She stops. “What does folly mean?” she asks.

Oh, she’s actually listening. 

And we talk. About how the world may laugh. How friends won’t understand. How even we sometimes don’t get it. And yet, it’s the water, it’s the meal, it’s the sustenance, the Gospel that keeps us. She asks more, the Bible stays open, the toddler cries a bit more because now the milk he has is not the milk he asked for, and I am moving around like a blur. A robed, slipper-wearing worker bee who is meeting the needs of body and soul this morning. My coffee is nearly done and yet it sits, cooling, by the open book, my notes scribbled on a small notepad nearby. 

In one moment I look down and I see it. No, I see her. I see my mother and the faithful, well-worn path she laid before me. Our breakfast table wasn’t about the cereal and the tea and the toast and the coffee. It was a feast she laid before us, remnants of what she had found, morsels that whisper “Walk this way.”

So, mothers of young children, lets walk the well-worn path. Let’s open our Bibles while breakfast is served, while the bus watch is moments away, while the coffee is poured and the bananas aren’t banana-y enough, while questions about the metric system and “Can we have a sleepover” are bouncing around the table. Open the Bible, trust that even in imperfect, quick moments, the Bible is far more capable of doing the work it was created to do. To cut, to plant, to grow, to sustain. All right here. 

Help Us to Embrace Obscurity

Andrea Burke

Photo by Honest to Goodness Photography

Photo by Honest to Goodness Photography

“Help us to embrace obscurity,” my pastor once prayed. I scribbled it down in the margin of my notebook. I wrote it down on another piece of paper and put it somewhere to remind me day in and day out.

Yes Lord, help us to embrace obscurity.

Help us to embrace the ordinary ins and outs of a faithful life.

Help us to embrace the steady rhythm of living. The air in, the air out, the one-thing-at-a-time mindset in a world that tells you everything matters all the time right now.

Help us to chew our food and taste it. Help us to choose ingredients that taste like real food and recipes that feed our bodies.

Help us to embrace an empty calendar. Help us to do this by choice.

Help us to shun the cultural mindset that the movers and shakers are sleeping less, traveling everywhere, and starting something new every day. Help us to be moved into a place of trust. To not require shaking in order to anchor ourselves in you. To get enough sleep, plant some roots, and trust the ancient paths.

Help us to embrace quiet. The kind that makes even the sock-covered feet move delicately. The kind that makes the old house creak just to remind us that it’s still here.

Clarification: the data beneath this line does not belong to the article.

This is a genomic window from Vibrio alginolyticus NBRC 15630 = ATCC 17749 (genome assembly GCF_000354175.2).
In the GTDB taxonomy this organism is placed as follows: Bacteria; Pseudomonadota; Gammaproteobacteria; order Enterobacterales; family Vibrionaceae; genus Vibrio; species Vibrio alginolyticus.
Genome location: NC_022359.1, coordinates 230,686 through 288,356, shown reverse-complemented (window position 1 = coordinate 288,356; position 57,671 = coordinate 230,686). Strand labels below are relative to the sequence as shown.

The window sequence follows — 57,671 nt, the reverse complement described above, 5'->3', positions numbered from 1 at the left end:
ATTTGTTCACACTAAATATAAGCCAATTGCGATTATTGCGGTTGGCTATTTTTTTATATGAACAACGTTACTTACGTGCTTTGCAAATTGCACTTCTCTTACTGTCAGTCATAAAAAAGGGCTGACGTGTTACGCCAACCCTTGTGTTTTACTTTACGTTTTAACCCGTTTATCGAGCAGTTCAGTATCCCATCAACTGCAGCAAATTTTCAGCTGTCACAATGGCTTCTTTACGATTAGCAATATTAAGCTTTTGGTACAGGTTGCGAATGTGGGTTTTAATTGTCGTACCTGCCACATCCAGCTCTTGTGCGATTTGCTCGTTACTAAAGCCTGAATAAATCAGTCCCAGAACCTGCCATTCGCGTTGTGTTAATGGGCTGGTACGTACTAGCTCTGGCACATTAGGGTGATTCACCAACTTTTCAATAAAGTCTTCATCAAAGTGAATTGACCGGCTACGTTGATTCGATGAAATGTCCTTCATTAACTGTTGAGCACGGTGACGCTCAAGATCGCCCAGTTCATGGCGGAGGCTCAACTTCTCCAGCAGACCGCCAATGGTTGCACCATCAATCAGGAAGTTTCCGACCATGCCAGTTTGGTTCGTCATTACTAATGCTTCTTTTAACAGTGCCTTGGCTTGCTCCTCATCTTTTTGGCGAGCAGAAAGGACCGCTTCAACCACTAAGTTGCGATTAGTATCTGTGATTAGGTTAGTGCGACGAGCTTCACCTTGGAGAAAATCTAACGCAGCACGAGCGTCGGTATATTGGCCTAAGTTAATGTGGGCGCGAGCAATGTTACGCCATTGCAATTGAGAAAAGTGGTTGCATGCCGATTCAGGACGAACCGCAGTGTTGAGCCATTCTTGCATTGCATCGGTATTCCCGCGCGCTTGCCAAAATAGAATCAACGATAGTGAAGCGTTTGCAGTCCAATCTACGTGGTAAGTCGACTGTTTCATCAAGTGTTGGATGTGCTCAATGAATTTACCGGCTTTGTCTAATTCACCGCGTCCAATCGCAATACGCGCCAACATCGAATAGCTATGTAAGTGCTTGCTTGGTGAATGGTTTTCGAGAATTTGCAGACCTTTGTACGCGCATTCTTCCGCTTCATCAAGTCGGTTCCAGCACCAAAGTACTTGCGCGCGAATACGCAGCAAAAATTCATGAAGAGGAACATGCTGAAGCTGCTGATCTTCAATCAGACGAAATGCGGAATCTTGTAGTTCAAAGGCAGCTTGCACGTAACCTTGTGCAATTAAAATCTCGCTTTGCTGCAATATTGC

Help us to live like our Lord, who went to solitary places, who sought out times to be alone, because the noise and the crowds and the demands wasn’t the goal.

Help us to feel the hot water and the dish soap, to be a part of the simple work that is necessary. To let a finger fall gently on a piano key and feel the way the note reverberates into your arms as though it’s just an old woman doing her duty, humming the song she’s always known.

Help us to pray in the in-between. To take our fears and remember that for all the things I fear will happen, today someone might be actually facing that thing. Remind me to carry them with the same burden of weight that I feel when I dread that it could be me. It is them. Remind me to bring that to you.

Help us to be pilgrims. To open up our hands a bit more. To leave what can be left behind, behind. To talk about home more. And no, not the home where we sleep every night. I mean to talk about the home that we’re journeying toward. The place where we’ll finally lay down our burdens. The place from which our Father runs to meet us. The long dusty road toward the party. Help us to remind each other “We’re not home yet” and to reminisce a bit about the place we know exists but have never seen.

I’m coming up on my 36th year. And if there’s one thing I’ve learned it’s this — the world doesn’t need you. It will go on without you. The reminder of age will creak inside you when you least expect it and you’ll suddenly be aware that you don’t want the world anyway. Not the one that is peddled and curated and marketed and on the clearance rack. You want the storied blankets. The golden sun. The early mornings with the people you love. You want the ease of people who know when you’re not fine even when you say “I’m fine.” You want the creaky floors of a life well-lived, day in and day out, faithfully, steadily, mostly in obscurity. Help me to embrace it, Lord.